Effects of Irreversible Electroporation and High-Frequency Irreversible Electroporation for the Treatment of Breast Cancer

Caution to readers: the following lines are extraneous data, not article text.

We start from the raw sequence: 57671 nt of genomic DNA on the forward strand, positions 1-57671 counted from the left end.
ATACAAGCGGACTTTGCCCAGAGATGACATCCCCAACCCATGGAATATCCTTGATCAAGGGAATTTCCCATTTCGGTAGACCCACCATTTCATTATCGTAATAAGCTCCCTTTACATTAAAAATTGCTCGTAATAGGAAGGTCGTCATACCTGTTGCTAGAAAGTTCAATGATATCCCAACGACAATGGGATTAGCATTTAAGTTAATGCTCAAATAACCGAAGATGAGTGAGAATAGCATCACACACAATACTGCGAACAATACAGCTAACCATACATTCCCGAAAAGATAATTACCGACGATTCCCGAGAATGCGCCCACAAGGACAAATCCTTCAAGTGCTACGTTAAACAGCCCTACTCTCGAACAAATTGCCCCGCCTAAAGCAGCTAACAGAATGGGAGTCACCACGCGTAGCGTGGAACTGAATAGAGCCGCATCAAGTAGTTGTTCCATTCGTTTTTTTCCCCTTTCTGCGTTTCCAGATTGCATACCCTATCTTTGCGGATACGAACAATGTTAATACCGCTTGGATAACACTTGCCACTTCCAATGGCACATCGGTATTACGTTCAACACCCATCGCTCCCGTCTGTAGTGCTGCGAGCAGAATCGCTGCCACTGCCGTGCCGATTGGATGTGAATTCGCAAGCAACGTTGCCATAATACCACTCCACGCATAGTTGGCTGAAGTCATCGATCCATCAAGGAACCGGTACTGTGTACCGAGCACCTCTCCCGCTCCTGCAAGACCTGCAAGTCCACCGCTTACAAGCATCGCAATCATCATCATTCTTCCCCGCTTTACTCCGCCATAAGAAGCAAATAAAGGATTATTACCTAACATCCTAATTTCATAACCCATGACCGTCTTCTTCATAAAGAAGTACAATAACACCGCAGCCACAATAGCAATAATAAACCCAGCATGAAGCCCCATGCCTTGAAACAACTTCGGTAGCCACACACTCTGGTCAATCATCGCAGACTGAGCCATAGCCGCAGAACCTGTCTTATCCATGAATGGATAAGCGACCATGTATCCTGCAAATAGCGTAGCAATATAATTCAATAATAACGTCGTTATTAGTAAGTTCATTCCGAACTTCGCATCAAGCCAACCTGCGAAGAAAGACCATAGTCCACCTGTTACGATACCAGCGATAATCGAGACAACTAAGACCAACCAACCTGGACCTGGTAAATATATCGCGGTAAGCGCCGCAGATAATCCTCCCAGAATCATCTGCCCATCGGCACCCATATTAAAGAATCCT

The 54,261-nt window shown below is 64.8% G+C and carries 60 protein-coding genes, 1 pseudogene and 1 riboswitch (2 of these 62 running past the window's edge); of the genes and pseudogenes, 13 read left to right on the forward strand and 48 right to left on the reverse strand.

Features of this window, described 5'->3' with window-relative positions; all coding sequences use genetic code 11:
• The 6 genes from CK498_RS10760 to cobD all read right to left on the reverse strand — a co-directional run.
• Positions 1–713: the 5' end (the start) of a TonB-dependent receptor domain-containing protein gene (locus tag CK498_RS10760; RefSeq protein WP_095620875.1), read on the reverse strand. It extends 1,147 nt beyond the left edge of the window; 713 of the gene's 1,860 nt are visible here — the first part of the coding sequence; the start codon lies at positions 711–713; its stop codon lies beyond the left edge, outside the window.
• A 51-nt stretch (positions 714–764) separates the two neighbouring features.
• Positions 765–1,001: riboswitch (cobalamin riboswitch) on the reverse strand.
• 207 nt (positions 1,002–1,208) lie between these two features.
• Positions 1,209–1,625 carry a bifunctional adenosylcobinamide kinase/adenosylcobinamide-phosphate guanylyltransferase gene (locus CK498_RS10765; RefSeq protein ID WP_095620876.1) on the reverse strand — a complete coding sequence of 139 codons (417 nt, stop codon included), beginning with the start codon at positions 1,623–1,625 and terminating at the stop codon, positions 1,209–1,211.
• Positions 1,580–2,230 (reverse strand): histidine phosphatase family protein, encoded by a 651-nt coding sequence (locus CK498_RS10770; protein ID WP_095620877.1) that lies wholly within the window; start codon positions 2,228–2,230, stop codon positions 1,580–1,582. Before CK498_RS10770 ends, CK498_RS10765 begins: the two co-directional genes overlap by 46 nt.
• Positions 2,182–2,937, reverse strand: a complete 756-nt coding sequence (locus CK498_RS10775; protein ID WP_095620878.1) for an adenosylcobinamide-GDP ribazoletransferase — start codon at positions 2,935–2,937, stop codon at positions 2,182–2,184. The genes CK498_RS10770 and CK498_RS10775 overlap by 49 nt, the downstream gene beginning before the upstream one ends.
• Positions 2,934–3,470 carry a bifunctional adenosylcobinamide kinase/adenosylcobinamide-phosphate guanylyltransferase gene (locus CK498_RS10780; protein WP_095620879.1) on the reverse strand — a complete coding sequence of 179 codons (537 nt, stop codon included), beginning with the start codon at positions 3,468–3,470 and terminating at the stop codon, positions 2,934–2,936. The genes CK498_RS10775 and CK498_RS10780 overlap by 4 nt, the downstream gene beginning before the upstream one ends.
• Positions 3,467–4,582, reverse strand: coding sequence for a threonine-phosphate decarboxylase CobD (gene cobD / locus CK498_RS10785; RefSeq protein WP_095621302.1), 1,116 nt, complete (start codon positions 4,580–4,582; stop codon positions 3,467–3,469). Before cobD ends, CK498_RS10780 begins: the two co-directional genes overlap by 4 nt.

Breast cancer (BC) is the second most common cause of cancer-related deaths for women in the United States, estimated to affect 1 in 8 women. Difficulties arise in BC treatment due to the hormone sensitivity and heterogeneity of the malignancies, and the poor prognosis after metastases. Due to the immense physical and psychological effects of conventional surgical methods, minimally invasive, non-thermal, focal electroporation-based ablation therapies are being investigated for the treatment of BC. Irreversible Electroporation (IRE) delivers a series of long, monopolar electrical pulses via electrodes inserted directly into the targeted tissue which disrupt cellular membranes by creating nano-scale pores, killing the cells via loss of homeostasis while promoting an immune response. However, IRE requires cardiac synchronization and a full-body paralytic to mitigate unwanted muscle contractions, which motivated the creation of second generation High-Frequency IRE or H-FIRE. H-FIRE delivers short, bipolar pulses to destroy cancer cells without muscle contractions and nerve excitation, and allows for more tunable treatment parameters. Throughout my thesis, I discuss investigations of H-FIRE for the treatment of triple-negative and hormone-sensitive BC cell lines and compare efficacy to IRE outcomes. To further establish the translation and understanding of H-FIRE for BC applications, my master's thesis focuses on: (1) determining the lethal electric field threshold of both cell lines in a 3D hydrogel matrix after H-FIRE and IRE; and (2) employ those values in a single bipolar probe numerical model to simulate in vivo treatments. The culmination of this thesis advances the use of H-FIRE in breast tissues, as well as demonstrates how in vitro data can be used to develop clinically relevant numerical models to better predict in vivo treatment outcome.